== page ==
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jchid711

I have gotten into SCIARC and researched the school a lot and what I love is that the professors let you be who you want.  I know people who have done crazy out-of-the-box things and I know people who have taken a more practical route.  Its honestly up to how you want your education to go.  

Mar 22, 21 3:32 pm  · 
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yesenia_g

Thanks for your response!

Mar 22, 21 5:28 pm  · 
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zonker

I've had co-workers from RISD and Sci-Arch - The Sci-Arch grads are more adroit with 3D computer based modeling and the RISD grads tend toward leadership roles, they seem more sophisticated in terms of a generalist type role. Then again the Sci-Arch types are more sophisticated in terms of production. Soo do you mostly want to be hands on or eventually be a Job Captain, or Project Architect?

Mar 22, 21 5:17 pm  · 
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zschumacher

I wouldn't look too deep into the particular stereotypes of any university. As a recent alumnus of RISD, I can say firsthand that the criticism of RISD's antiquated form of making is a myth. The reality is that your education is far more reaching than the overly reductive material vs. digital conversation, and both schools likely prepare you for architecture's social, cultural, and disciplinary position. As a graduate student, you determine which representation method is most generative to your research methods and interests. Regardless of the school you choose, you will participate in many new forms of representation alongside talented faculty.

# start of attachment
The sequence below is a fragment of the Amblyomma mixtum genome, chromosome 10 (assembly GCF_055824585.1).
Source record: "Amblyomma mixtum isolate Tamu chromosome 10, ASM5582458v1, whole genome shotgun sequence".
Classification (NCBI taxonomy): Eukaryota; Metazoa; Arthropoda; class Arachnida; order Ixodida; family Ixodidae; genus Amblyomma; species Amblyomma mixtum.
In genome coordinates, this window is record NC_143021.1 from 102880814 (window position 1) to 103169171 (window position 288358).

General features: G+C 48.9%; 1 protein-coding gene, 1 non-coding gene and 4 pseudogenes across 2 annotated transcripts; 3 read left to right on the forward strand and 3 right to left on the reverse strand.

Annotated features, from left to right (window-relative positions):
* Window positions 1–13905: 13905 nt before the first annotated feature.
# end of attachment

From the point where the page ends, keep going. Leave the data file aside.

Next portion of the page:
A few things I may also add in support of RISD's graduate degree. First, what ultimately helped me make my decision was the faculty network and work by recent alumni. RISD participates within an extensive network of universities along the east coast corridor. In any given semester, there are visiting faculty and guest critics from MIT, Yale, Columbia, Harvard, Pratt, etc. which often find themselves teaching Advanced Studios that range in terms of digital fluency. As a RISD student, you can also take courses at Brown, so if you are interested in any of Brown's course offerings, you can take a course there too. Secondly, the fact that the Architecture Department is within an art school is an excellent resource. Some students lean into this more than others. Still, the opportunity to explore courses outside of the department is already calculated into your schedule during Wintersession (an accelerated 5-week term starting in January before the Spring semester). During the Wintersession, students take one or two local or travel courses to explore new forms of making. Alternatively, graduate students have the opportunity to design their own course to teach within the Architecture Department during Wintersession. This led me toward an excellent working relationship with the Sculpture Department and several independent studies, which ultimately helped me explore my digital fabrication research interests.

Hopefully you find this helpful, and congratulations on your acceptance!

Mar 23, 21 4:08 pm  ·